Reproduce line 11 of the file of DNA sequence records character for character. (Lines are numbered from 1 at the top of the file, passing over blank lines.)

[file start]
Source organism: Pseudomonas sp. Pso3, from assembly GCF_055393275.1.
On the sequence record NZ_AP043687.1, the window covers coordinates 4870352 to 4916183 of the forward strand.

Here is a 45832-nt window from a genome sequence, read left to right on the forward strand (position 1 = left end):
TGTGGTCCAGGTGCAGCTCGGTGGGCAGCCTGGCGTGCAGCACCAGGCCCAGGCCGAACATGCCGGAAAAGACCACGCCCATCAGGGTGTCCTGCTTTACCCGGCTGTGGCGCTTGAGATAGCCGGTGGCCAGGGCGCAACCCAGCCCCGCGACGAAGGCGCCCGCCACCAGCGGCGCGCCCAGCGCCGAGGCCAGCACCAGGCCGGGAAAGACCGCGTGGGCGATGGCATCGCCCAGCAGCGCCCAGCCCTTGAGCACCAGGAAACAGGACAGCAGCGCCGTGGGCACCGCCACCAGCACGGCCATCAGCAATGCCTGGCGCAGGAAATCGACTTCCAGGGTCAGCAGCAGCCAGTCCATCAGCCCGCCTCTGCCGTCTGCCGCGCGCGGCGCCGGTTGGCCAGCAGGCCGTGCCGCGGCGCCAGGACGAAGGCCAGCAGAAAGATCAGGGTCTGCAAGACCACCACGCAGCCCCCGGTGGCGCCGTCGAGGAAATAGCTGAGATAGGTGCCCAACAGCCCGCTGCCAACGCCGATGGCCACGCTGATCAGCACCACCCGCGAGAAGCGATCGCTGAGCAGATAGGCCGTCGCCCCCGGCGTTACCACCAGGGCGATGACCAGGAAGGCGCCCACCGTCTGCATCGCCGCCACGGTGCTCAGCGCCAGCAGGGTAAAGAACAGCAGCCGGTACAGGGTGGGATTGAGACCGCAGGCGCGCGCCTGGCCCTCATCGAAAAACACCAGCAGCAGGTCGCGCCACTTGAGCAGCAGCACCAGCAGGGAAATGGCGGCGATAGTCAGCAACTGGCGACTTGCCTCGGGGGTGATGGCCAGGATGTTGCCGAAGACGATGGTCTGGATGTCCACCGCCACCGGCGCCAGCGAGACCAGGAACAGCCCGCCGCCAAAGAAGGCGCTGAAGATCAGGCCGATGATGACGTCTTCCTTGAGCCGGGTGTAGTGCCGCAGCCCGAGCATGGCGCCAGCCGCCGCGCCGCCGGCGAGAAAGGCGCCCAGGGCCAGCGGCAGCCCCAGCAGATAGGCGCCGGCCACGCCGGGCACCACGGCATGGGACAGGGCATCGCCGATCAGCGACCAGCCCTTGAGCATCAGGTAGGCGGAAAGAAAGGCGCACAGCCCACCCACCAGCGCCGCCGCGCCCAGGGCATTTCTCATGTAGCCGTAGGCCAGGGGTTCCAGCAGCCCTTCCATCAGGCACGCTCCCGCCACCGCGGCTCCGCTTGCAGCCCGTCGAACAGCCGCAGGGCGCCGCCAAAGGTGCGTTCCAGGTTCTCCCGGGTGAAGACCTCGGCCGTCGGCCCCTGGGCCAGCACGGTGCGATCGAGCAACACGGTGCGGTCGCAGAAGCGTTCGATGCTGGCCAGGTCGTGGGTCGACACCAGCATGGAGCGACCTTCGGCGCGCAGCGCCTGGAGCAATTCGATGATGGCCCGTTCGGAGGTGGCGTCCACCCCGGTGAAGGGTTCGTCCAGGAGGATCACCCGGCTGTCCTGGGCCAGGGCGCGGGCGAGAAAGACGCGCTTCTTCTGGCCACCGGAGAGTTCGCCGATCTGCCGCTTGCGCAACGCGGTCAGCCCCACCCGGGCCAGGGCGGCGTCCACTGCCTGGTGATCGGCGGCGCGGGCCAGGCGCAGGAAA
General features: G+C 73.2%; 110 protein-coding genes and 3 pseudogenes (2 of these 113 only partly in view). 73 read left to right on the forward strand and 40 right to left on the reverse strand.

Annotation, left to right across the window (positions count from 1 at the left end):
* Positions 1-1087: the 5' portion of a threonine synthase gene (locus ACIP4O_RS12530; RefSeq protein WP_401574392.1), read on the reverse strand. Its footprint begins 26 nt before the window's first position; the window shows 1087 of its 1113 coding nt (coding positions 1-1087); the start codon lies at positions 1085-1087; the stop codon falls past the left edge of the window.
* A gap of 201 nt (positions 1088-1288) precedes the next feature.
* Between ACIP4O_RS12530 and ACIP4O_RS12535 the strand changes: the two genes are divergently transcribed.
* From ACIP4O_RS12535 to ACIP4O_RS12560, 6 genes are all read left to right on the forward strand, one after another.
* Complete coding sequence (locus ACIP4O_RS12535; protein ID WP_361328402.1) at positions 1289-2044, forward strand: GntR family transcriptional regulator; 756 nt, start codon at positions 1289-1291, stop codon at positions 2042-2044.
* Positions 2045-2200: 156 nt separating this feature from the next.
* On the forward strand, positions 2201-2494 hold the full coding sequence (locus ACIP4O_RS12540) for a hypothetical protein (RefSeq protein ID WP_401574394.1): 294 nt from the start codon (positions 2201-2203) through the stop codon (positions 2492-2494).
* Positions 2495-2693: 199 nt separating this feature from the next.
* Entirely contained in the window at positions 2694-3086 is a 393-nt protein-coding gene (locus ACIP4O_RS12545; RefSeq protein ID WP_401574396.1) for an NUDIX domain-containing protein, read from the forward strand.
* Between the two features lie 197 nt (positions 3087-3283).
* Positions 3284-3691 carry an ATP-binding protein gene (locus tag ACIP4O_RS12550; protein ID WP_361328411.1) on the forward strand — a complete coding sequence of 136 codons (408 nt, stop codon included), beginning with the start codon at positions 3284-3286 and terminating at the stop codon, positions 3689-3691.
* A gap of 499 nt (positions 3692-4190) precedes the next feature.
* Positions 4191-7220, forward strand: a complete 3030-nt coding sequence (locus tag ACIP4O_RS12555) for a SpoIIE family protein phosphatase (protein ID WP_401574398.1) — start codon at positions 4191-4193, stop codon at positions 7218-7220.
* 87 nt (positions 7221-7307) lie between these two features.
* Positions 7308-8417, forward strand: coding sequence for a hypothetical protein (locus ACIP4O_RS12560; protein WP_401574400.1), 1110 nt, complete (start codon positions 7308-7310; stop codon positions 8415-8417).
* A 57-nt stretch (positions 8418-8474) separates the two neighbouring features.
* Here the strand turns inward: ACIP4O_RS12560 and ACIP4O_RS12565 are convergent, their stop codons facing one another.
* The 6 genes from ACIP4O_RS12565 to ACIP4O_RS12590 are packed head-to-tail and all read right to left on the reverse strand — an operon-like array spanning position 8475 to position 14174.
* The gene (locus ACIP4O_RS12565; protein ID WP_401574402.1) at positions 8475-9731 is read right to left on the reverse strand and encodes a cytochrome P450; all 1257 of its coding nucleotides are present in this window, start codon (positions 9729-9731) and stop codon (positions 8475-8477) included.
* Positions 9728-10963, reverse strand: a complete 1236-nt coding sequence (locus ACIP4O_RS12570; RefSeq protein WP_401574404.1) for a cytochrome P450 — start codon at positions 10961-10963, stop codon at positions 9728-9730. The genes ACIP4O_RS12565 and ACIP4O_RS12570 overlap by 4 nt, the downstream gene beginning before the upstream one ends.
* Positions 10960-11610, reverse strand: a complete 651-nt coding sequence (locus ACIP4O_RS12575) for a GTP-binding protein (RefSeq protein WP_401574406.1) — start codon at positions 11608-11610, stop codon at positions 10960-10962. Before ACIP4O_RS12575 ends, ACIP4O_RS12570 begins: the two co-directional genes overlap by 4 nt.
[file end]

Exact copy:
* Complete coding sequence (locus ACIP4O_RS12535; protein ID WP_361328402.1) at positions 1289-2044, forward strand: GntR family transcriptional regulator; 756 nt, start codon at positions 1289-1291, stop codon at positions 2042-2044.